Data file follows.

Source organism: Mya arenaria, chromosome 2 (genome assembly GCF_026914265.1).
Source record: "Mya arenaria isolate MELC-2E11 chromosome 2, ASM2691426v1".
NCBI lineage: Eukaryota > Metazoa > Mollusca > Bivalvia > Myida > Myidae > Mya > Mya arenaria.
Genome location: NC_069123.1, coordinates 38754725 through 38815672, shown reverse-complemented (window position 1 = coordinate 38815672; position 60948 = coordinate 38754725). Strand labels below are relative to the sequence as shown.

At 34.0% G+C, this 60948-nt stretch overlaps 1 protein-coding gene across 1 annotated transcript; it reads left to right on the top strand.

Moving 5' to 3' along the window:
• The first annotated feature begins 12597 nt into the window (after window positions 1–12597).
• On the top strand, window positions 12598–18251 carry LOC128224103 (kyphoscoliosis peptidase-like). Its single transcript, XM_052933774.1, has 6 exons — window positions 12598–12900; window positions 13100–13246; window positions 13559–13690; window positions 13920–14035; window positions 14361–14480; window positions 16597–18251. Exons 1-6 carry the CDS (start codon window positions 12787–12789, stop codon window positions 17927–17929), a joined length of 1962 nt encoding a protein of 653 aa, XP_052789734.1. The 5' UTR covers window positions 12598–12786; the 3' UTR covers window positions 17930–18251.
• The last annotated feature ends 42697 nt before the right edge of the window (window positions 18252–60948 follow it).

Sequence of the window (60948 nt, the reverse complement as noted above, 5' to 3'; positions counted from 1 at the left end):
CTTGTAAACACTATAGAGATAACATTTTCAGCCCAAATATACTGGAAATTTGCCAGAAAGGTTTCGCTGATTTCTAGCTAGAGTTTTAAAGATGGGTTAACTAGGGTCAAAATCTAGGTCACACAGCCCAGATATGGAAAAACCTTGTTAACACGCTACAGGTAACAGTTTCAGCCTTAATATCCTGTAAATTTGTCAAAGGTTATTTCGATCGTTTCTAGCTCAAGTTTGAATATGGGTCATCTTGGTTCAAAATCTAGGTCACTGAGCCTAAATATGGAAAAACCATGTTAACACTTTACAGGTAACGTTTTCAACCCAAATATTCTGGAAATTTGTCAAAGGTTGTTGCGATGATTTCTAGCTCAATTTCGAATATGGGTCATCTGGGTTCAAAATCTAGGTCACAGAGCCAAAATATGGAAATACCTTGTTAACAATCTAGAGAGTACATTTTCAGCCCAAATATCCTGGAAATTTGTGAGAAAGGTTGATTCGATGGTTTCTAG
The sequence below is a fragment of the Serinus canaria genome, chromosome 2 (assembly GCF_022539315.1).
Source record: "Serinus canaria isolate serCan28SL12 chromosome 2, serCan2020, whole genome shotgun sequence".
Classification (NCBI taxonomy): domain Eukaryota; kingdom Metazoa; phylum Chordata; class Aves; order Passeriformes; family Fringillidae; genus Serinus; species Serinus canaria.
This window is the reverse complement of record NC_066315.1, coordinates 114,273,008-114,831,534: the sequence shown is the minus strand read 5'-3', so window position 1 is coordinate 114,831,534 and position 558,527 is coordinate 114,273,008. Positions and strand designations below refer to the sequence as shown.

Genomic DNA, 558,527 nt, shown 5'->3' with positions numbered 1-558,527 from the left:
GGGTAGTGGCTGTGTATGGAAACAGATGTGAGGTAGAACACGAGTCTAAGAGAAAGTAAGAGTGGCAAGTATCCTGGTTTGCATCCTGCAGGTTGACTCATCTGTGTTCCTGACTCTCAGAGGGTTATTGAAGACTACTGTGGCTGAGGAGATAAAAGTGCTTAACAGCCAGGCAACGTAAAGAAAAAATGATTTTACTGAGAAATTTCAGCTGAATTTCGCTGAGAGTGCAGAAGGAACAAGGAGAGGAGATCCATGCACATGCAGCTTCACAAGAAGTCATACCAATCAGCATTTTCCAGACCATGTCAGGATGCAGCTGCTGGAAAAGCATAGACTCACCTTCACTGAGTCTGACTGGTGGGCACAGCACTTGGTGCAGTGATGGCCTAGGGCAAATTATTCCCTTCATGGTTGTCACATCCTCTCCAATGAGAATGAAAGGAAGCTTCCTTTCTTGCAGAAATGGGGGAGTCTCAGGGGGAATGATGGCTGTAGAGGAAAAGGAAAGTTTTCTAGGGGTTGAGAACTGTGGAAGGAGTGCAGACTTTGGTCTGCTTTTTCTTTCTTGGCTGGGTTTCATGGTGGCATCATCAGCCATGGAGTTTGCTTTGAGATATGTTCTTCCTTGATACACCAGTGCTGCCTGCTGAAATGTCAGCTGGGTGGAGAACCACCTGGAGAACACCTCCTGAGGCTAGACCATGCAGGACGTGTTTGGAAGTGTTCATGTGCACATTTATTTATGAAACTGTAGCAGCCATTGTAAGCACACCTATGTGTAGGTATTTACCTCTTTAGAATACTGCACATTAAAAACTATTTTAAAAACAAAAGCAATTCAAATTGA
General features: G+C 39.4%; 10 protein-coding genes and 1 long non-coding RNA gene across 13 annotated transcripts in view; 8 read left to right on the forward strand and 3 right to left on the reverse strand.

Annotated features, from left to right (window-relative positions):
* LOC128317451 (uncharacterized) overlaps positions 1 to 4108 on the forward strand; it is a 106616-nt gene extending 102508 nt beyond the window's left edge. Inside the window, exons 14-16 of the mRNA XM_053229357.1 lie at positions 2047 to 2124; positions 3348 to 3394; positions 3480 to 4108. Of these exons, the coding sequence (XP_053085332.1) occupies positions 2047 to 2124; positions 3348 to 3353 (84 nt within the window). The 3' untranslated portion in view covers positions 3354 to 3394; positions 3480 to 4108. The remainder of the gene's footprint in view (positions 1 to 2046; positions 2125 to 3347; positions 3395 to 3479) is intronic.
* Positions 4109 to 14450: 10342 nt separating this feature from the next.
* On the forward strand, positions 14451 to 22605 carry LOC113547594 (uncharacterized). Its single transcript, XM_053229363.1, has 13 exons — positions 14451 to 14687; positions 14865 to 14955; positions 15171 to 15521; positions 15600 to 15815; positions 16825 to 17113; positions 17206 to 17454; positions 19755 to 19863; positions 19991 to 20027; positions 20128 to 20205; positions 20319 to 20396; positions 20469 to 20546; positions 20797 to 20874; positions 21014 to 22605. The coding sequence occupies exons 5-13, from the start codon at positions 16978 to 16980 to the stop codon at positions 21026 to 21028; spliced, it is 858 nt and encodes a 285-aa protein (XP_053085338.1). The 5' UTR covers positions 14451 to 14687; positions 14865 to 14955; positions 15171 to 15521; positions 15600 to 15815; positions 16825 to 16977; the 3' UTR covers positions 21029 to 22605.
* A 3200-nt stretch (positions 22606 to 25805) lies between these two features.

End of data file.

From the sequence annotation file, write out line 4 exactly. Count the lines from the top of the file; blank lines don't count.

Genome location: NC_069123.1, coordinates 38754725 through 38815672, shown reverse-complemented (window position 1 = coordinate 38815672; position 60948 = coordinate 38754725). Strand labels below are relative to the sequence as shown.